The Board Game Soapbox: We Need Better Tie-Ins

It is time to demand a better quality of pop-culture tie-in.

My Meeple Mountain colleague, Justin Bell, recently suggested there might be too many games coming out each year. If I am being honest, I think he has a point. As a gamer and as a content creator, it is tough to monitor an industry that publishes at an average rate 9-to-13 new items daily. Add in the annual releases for role playing games, and it can be overwhelming. That said, I think that somewhere in that barrage of new products, there are some missing products.

Where We Were

When I was very young, I knew that when there was something that became a significant part of popular culture—be that books, television, movies, or what-have-you—there was going to be a board game tie-in. Granted, these were generally cheaply made and with rules that would not be much of a step up from Candyland. Bet they were there. Meeple Mountain’s Tom Franklin wrote a wonderful article about the book Spin Again, which discusses board games from the 1950s and 1960s including many tie-in games. He has also written about a book called The Games We Played which reaches back even further into what the author calls “the golden age of board and table games.”

I can remember playing tie-in games in my childhood that ranged from roll-and-move affairs such as The Emergency! Game (based on the popular 1970’s television show Emergency!)…

The Emergency! Game box cover from the 1970s.

…to oddities like the Jaws game (based on… nevermind, I assume you know this one) where you fished things out of the shark’s mouth.

The Game of Jaws. I think you may have seen the film this was based on…

It seemed that the various other entertainment industries saw the board game market as a viable alternative revenue stream. This was not high quality gaming, but at least some degree of thought went into each of these to tie them in with the properties they were emulating. Looking at the board gaming industry of that era, these tie-in games were not very different from the quality of the typical mass-market sludge being released.

The Emergency! Game came out in 1973, competing for kids’ attention alongside that new-fangled Pong TV screen game, along with a few other tie-in games (e.g., Snoopy Come Home, The Price is Right, etc.). The other games released in 1973 are about what you would expect: preschool fare, roll-and-race games, sports games, typical dice and/or card games, and a slew of war games covering this battle or that campaign. There were some decent, original concepts dotting the board game landscape of the year (i.e., Triplanetary), but nothing to write home about. The point is this: board games with a pop-culture tie-in were being produced with the same degree of care and quality as other board games, and had been for decades.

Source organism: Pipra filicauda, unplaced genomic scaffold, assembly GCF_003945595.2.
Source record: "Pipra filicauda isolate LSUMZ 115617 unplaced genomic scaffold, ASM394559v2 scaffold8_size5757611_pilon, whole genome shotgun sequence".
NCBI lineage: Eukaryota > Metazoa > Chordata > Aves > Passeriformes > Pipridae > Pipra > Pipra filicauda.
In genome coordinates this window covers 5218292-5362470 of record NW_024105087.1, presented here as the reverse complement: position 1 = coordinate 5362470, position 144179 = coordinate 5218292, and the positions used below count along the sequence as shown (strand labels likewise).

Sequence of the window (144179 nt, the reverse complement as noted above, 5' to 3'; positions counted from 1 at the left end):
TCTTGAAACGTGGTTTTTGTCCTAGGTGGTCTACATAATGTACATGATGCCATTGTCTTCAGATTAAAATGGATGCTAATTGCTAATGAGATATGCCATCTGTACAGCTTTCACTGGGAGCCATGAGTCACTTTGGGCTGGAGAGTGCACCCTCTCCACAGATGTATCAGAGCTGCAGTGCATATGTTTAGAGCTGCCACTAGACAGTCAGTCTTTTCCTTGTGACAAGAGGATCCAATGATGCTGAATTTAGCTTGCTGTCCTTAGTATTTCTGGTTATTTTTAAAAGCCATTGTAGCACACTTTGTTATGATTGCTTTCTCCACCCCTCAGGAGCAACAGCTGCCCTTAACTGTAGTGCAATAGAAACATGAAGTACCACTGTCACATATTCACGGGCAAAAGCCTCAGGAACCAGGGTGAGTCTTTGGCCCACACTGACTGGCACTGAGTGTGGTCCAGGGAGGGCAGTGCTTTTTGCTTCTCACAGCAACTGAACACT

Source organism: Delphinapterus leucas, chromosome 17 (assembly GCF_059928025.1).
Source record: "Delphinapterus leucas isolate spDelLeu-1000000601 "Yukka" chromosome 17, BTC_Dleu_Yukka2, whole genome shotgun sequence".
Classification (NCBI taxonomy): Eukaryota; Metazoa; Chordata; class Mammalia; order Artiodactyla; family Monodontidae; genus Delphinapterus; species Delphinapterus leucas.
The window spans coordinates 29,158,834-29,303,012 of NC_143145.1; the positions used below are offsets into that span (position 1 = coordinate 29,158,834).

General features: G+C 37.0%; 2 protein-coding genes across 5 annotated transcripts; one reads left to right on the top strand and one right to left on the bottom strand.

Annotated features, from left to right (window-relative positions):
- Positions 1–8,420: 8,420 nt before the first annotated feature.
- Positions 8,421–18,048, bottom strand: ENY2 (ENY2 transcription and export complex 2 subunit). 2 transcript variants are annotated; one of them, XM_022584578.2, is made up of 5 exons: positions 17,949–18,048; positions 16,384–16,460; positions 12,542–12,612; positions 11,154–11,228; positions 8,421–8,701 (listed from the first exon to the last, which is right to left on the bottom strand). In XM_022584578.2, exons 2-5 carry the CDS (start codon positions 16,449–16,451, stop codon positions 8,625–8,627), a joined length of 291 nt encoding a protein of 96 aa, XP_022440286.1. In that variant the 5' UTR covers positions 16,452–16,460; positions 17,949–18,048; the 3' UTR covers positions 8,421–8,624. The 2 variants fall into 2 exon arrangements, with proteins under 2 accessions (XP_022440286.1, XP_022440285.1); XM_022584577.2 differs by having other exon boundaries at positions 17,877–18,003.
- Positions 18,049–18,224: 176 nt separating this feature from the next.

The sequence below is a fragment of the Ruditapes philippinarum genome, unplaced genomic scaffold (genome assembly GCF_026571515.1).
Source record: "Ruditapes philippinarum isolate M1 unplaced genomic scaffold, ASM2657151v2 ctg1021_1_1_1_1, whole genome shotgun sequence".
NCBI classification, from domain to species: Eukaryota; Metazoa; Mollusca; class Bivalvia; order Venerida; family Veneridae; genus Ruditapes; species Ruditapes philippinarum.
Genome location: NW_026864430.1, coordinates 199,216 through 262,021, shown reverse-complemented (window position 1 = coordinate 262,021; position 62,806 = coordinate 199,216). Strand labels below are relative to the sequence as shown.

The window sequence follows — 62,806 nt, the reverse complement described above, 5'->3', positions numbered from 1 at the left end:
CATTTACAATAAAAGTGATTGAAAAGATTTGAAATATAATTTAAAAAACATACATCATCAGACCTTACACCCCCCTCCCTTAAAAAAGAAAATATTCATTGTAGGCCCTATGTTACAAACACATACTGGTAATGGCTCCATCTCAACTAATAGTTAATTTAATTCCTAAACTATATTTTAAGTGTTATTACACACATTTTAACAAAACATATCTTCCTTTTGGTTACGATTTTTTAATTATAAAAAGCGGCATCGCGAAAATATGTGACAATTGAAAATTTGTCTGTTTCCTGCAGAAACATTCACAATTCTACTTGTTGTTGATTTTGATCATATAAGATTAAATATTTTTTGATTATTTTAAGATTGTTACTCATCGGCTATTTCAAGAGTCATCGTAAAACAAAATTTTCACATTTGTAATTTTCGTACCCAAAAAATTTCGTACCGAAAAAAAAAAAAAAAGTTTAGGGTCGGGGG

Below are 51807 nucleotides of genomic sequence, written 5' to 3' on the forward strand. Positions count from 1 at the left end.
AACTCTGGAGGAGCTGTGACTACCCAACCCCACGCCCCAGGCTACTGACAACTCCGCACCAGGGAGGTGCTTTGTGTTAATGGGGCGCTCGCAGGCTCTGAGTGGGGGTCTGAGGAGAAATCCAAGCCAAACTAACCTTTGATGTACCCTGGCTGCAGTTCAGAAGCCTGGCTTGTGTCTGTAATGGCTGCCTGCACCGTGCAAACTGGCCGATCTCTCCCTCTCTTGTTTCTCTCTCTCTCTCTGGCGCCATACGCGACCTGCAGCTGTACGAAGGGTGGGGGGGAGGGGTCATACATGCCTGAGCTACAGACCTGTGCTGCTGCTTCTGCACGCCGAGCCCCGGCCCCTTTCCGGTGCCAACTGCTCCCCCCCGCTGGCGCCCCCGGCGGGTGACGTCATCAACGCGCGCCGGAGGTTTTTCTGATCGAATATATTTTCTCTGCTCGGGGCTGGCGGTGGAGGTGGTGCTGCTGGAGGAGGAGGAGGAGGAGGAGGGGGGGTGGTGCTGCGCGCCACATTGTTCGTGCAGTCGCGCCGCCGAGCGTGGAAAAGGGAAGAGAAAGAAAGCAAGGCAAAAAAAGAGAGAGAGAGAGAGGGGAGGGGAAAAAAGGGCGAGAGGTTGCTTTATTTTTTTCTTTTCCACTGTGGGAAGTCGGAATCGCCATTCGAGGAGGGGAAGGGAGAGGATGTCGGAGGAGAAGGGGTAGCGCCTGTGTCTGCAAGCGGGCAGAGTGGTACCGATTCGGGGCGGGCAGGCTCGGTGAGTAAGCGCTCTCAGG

Since the start of the 21st century, the board game industry has not been stuck in the mire of the mass-market productions of yesteryear. We have seen production values increase, the quality of rules and concepts skyrocket, and a stark increase in the inventiveness of game mechanics. This is not to say that there have not been releases that resemble the %@#*^ we saw in department stores when I was a pre-teen, but those have become the exception rather than the rule. Can you imagine a game like Root or Empyreal or Gloomhaven (!!) being produced in 1973? Me neither.

So if the overall quality of board gaming has gone up, why do we not see many high-quality tie-ins?

Where We Are

Let’s look at a couple of relatively recent examples.

Speed Racer (snippet from the movie poster)

Speed Racer

In 2008, Village Roadshow Pictures and the Wachowskis released the live-action movie Speed Racer based on the animated series from 1967-1968. The movie was fantastic… if you were a fan of the original series. The visuals were amazing resulting in some truly awe inspiring racing! That same year, there was a tie-in game produced that got favorable reviews and sold well.